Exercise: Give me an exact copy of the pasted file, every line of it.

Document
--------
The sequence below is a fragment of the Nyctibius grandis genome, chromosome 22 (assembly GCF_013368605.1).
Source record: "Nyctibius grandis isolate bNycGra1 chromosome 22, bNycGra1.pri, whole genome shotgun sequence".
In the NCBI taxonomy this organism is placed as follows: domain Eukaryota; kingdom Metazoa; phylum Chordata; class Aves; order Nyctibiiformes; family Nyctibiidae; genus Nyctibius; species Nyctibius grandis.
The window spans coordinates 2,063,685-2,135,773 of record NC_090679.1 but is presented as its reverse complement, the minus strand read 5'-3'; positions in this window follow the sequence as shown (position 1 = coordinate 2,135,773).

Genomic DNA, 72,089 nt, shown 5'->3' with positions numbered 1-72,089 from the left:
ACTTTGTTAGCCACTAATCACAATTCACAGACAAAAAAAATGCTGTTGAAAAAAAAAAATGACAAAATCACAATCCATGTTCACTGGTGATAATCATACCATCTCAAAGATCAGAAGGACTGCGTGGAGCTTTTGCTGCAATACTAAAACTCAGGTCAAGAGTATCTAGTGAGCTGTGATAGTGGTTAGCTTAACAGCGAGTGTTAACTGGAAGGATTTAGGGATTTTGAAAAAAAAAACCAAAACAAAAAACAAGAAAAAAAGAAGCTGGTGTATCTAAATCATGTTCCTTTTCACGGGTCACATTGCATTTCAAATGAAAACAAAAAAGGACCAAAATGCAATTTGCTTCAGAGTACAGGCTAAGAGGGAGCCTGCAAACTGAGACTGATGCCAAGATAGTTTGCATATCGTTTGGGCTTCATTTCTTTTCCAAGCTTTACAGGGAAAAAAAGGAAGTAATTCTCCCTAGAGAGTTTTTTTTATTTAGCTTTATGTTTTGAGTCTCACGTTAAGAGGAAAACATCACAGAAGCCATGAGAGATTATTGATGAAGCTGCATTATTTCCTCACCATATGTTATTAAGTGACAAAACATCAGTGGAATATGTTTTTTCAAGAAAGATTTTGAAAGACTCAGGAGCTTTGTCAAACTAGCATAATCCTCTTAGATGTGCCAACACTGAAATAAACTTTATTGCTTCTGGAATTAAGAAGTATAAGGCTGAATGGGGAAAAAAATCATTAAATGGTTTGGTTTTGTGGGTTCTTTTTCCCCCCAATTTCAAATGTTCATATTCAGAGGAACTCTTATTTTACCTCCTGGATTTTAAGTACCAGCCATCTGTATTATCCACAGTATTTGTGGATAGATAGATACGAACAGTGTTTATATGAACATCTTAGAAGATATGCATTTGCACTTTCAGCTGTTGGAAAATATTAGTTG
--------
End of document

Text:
The sequence below is a fragment of the Nyctibius grandis genome, chromosome 22 (assembly GCF_013368605.1).
Source record: "Nyctibius grandis isolate bNycGra1 chromosome 22, bNycGra1.pri, whole genome shotgun sequence".
In the NCBI taxonomy this organism is placed as follows: domain Eukaryota; kingdom Metazoa; phylum Chordata; class Aves; order Nyctibiiformes; family Nyctibiidae; genus Nyctibius; species Nyctibius grandis.
The window spans coordinates 2,063,685-2,135,773 of record NC_090679.1 but is presented as its reverse complement, the minus strand read 5'-3'; positions in this window follow the sequence as shown (position 1 = coordinate 2,135,773).

Genomic DNA, 72,089 nt, shown 5'->3' with positions numbered 1-72,089 from the left:
ACTTTGTTAGCCACTAATCACAATTCACAGACAAAAAAAATGCTGTTGAAAAAAAAAAATGACAAAATCACAATCCATGTTCACTGGTGATAATCATACCATCTCAAAGATCAGAAGGACTGCGTGGAGCTTTTGCTGCAATACTAAAACTCAGGTCAAGAGTATCTAGTGAGCTGTGATAGTGGTTAGCTTAACAGCGAGTGTTAACTGGAAGGATTTAGGGATTTTGAAAAAAAAAACCAAAACAAAAAACAAGAAAAAAAGAAGCTGGTGTATCTAAATCATGTTCCTTTTCACGGGTCACATTGCATTTCAAATGAAAACAAAAAAGGACCAAAATGCAATTTGCTTCAGAGTACAGGCTAAGAGGGAGCCTGCAAACTGAGACTGATGCCAAGATAGTTTGCATATCGTTTGGGCTTCATTTCTTTTCCAAGCTTTACAGGGAAAAAAAGGAAGTAATTCTCCCTAGAGAGTTTTTTTTATTTAGCTTTATGTTTTGAGTCTCACGTTAAGAGGAAAACATCACAGAAGCCATGAGAGATTATTGATGAAGCTGCATTATTTCCTCACCATATGTTATTAAGTGACAAAACATCAGTGGAATATGTTTTTTCAAGAAAGATTTTGAAAGACTCAGGAGCTTTGTCAAACTAGCATAATCCTCTTAGATGTGCCAACACTGAAATAAACTTTATTGCTTCTGGAATTAAGAAGTATAAGGCTGAATGGGGAAAAAAATCATTAAATGGTTTGGTTTTGTGGGTTCTTTTTCCCCCCAATTTCAAATGTTCATATTCAGAGGAACTCTTATTTTACCTCCTGGATTTTAAGTACCAGCCATCTGTATTATCCACAGTATTTGTGGATAGATAGATACGAACAGTGTTTATATGAACATCTTAGAAGATATGCATTTGCACTTTCAGCTGTTGGAAAATATTAGTTG